DENVER — Being the first means shouldering extra responsibility. Across the country, there are young people working toward their own definitions of success after their parents made sacrifices to give them a better future.
First generation individuals are first in their family to either graduate high school, go to college, or have specialized careers. Some are even first generation citizens in America after parents moved to the country seeking better opportunities for them and their children.
First gen community members in the Latinx community are learning how to navigate higher education and the workforce on their own sometimes. Some even struggle with connecting with both their Hispanic/Latino culture and American culture.
Being the first in the family comes with pressure, but it also comes with pride. For many students, being the first in the family, only means they won't be the last.
9NEWS spoke to Coloradans who shared their own experiences with navigating through life as first gen children, immigrants, and students.
Elva Parga is a first generation high school graduate, college student, and citizen in the United States. Each comes with its own set of challenges. She's currently a student at Metropolitan State University of Denver (MSU Denver).
As a first generation citizen, Parga said there were a lot of language barriers present in her household. She began learning English in the first grade, and being bilingual quickly became very important to the household.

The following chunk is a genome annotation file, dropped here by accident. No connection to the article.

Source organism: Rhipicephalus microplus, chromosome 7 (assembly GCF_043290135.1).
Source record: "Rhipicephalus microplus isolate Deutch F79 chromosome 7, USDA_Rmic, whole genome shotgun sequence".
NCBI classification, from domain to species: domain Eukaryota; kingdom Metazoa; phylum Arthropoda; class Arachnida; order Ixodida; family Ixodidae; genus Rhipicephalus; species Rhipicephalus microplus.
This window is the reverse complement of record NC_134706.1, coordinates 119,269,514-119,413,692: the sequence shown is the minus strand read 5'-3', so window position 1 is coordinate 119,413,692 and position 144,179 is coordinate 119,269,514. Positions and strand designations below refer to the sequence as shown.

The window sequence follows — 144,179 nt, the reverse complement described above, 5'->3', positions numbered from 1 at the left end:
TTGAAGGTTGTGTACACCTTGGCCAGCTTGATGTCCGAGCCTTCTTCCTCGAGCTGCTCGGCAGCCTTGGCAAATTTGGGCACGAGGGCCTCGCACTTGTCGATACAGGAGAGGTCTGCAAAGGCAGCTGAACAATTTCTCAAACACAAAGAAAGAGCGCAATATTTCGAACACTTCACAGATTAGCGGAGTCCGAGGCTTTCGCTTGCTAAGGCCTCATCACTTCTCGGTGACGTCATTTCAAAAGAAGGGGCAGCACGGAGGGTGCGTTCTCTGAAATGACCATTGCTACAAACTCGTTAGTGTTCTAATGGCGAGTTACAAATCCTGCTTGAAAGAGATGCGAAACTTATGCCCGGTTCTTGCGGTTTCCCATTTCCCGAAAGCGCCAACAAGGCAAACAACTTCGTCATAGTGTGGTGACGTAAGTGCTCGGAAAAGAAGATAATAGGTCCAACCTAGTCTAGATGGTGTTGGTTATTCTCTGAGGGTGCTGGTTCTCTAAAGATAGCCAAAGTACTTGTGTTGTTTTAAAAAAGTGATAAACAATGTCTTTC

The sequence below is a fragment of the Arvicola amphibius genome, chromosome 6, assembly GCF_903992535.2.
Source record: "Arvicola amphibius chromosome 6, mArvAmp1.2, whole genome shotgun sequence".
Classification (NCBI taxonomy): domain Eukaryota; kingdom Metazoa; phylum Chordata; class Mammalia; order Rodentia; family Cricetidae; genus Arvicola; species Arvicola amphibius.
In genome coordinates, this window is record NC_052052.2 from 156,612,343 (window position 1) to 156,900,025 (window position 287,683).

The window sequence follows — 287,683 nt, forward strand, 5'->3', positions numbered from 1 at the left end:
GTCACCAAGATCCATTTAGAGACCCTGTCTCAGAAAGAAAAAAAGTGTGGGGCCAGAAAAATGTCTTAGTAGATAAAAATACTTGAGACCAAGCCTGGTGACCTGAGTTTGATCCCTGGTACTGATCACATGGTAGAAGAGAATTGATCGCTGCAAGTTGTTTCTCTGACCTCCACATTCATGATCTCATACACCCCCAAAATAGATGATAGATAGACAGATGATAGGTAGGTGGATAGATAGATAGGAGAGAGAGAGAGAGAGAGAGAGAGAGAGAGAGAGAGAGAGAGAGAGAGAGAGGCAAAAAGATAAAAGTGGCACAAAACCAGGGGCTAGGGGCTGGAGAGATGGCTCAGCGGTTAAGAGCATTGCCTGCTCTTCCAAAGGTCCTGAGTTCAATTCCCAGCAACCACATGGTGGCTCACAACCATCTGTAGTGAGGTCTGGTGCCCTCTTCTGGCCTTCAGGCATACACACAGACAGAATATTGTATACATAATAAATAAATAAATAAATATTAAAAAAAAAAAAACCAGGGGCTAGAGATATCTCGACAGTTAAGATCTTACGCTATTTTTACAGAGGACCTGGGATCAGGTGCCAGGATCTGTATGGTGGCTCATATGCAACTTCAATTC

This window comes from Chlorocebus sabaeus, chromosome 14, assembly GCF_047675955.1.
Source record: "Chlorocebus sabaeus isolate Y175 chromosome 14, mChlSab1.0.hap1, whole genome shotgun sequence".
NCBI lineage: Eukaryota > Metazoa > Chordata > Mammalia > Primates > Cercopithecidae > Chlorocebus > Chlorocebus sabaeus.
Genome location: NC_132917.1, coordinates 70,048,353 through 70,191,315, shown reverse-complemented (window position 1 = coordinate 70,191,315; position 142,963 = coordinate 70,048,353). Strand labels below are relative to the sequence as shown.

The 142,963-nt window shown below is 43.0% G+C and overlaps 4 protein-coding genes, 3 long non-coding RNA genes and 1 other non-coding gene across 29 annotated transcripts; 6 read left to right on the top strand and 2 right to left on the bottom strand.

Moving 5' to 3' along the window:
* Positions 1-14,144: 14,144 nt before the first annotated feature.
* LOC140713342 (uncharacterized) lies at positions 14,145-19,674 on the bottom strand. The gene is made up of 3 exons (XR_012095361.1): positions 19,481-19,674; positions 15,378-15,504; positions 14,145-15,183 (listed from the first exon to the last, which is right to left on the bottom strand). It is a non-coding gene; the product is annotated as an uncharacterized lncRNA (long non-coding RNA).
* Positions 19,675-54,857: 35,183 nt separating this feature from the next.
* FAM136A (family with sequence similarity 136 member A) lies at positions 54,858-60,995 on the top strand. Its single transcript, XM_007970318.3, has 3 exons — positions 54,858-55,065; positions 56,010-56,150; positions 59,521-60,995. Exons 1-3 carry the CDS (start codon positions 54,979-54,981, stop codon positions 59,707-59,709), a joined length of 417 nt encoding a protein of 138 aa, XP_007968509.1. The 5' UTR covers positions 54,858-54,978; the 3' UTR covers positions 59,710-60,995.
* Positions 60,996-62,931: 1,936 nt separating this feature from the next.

"It was the whole typical 'Oh, could you translate these papers for me?' Or 'Can you, uh, go and translate for me at the doctor's office?' So you were always with your parents – everywhere."
In school, there was always pressure to do excel, Parga said.
"My parents would always remind me if you don't want to struggle like we do every day," Parga said. "You gotta, finish high school, go to college and get yourself a good job."
As the first in the family to go to college, Parga said she felt like the "door opener" for lots of things.
"Younger people in your family are looking up to you; older people in your family are saying, 'Whoa, it's possible.' Maybe we could go back and do it," she said. "You become the person that helps them through that."
Parga, like many other first gen students, said she also struggles with connecting with both her Mexican and American heritage.
"People over here [say] 'Oh she's Mexican." People over there [say] 'Oh, she's American.' So there's definitely that, well, where do we fit in?"
Parga said it makes her feel like a pioneer in a way.
"Because it's like, well, if we're neither here nor there, then we got to kind of build up our own thing that shares the same things, because we've been saying that there's a lot that we feel, and we have a lot of very common experiences. So it's valid somewhere, right?"
Even though Parga is succeeding and opening doors for her siblings and other family members, she said being the first often leads her to question herself.